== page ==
The Ministry of Health has raised alarm on the increase of antimicrobials resistance among children saying one in five deaths in children below five is caused by resistance of bacteria and viruses to medicines.
Antimicrobials resistance is the leading cause of death globally, higher than HIV/AIDs or malaria.
Antimicrobial resistance occurs when disease-causing organisms undergo adaptive changes that enable them to withstand antimicrobials.
In essence, antimicrobial resistance occurs when bacteria, viruses, fungi and parasites change over time and no longer respond to medicines.
Medicines that destroy disease-causing microbes, also called pathogens, such as certain bacteria, viruses, parasites, and fungi are called antimicrobials.
The most familiar and important antimicrobials are antibiotics, which treat bacterial infections.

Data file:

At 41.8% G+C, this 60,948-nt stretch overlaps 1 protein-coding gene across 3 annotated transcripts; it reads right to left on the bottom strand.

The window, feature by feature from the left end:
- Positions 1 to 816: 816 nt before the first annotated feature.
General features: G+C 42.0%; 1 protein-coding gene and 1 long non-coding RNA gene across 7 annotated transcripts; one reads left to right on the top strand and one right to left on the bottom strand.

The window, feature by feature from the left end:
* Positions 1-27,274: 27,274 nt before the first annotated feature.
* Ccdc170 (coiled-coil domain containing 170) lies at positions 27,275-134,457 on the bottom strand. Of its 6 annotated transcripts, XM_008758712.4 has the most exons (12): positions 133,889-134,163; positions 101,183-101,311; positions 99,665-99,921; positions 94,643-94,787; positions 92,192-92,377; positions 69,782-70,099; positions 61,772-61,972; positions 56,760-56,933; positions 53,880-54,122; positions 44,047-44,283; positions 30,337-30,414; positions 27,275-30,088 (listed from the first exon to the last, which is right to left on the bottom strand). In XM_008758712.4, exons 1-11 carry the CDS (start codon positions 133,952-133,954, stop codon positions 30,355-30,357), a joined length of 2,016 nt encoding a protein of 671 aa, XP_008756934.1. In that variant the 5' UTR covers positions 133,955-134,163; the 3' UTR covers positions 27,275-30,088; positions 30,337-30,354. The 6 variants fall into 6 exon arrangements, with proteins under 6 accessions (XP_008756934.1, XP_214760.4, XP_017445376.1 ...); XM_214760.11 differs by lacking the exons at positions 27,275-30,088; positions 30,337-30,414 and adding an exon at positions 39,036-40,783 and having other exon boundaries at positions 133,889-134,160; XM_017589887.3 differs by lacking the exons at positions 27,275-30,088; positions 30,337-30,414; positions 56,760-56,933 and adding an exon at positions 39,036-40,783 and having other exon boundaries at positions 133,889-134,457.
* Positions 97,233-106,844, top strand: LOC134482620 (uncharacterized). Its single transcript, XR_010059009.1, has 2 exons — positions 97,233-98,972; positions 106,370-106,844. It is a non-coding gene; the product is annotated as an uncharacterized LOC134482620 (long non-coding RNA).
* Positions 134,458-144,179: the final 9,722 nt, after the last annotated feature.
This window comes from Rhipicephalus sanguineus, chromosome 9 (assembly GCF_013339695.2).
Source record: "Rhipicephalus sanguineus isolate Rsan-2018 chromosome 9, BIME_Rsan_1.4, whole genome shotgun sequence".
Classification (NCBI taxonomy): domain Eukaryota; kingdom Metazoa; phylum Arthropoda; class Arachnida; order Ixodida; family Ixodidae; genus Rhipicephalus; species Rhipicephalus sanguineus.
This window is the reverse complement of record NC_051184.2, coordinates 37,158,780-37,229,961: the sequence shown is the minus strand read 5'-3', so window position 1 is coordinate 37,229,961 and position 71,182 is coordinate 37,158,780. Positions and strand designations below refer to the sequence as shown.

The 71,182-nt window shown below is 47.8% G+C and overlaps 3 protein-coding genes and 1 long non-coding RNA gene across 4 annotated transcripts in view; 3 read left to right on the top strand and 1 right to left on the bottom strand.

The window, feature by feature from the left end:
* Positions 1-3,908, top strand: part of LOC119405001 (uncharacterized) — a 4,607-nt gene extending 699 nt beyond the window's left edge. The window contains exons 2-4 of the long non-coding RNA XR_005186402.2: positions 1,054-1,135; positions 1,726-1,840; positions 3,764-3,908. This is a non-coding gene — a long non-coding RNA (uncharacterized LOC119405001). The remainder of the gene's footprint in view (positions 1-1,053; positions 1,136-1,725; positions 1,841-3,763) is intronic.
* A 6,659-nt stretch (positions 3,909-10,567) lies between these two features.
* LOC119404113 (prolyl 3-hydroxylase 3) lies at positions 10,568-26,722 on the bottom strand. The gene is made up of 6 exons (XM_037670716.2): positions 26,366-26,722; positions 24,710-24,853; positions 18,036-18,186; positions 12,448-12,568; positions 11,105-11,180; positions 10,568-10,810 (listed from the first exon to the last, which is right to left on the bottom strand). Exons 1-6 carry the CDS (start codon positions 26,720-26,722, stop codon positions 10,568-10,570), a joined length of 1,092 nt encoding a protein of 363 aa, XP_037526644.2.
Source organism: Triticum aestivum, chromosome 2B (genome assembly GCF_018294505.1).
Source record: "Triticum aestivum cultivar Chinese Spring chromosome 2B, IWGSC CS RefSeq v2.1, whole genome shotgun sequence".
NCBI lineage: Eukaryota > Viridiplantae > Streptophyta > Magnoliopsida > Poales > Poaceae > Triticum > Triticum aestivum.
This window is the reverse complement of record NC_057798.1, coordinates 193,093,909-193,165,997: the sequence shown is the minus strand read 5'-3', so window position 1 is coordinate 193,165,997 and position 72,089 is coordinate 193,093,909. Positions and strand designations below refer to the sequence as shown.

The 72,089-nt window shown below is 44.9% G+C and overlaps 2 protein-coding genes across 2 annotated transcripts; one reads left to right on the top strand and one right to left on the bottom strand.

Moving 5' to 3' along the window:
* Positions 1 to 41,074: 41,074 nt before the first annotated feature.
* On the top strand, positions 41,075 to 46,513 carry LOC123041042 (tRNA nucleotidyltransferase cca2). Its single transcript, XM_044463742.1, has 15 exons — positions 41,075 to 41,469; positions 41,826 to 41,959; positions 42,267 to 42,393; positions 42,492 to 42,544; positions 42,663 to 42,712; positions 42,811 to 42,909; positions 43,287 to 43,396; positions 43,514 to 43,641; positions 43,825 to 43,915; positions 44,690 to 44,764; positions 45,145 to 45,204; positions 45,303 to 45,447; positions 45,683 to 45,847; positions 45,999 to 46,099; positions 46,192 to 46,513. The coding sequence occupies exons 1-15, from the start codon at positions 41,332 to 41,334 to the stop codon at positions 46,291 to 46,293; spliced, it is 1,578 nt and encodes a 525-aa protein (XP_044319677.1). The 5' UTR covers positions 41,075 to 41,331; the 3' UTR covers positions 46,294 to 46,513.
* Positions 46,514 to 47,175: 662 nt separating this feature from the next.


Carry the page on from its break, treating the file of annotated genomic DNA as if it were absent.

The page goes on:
As a consequence, this makes infections harder to treat and increases the risk of disease spread, severe illness and death.
According to the ministry, overuse and misuse of antimicrobials have caused avoidable AMR emergence and spread.
As a result, antimicrobial agents are rapidly losing their effectiveness in both developing and developed countries.
This was said on Friday as Kenya commemorated the World Antimicrobial Awareness Week under the theme ‘Preventing antimicrobial resistance together’.
The day aims to create awareness on AMR and encourage best practices on the use of antimicrobial agents among the general public, health workers, agriculturalists, environmentalists and policy makers.
Globally, at least 1.27 million people die per year due to AMR, with the highest rates of AMR burden being in Sub-Saharan Africa according to the Global Research on Antimicrobial Resistance report 2022.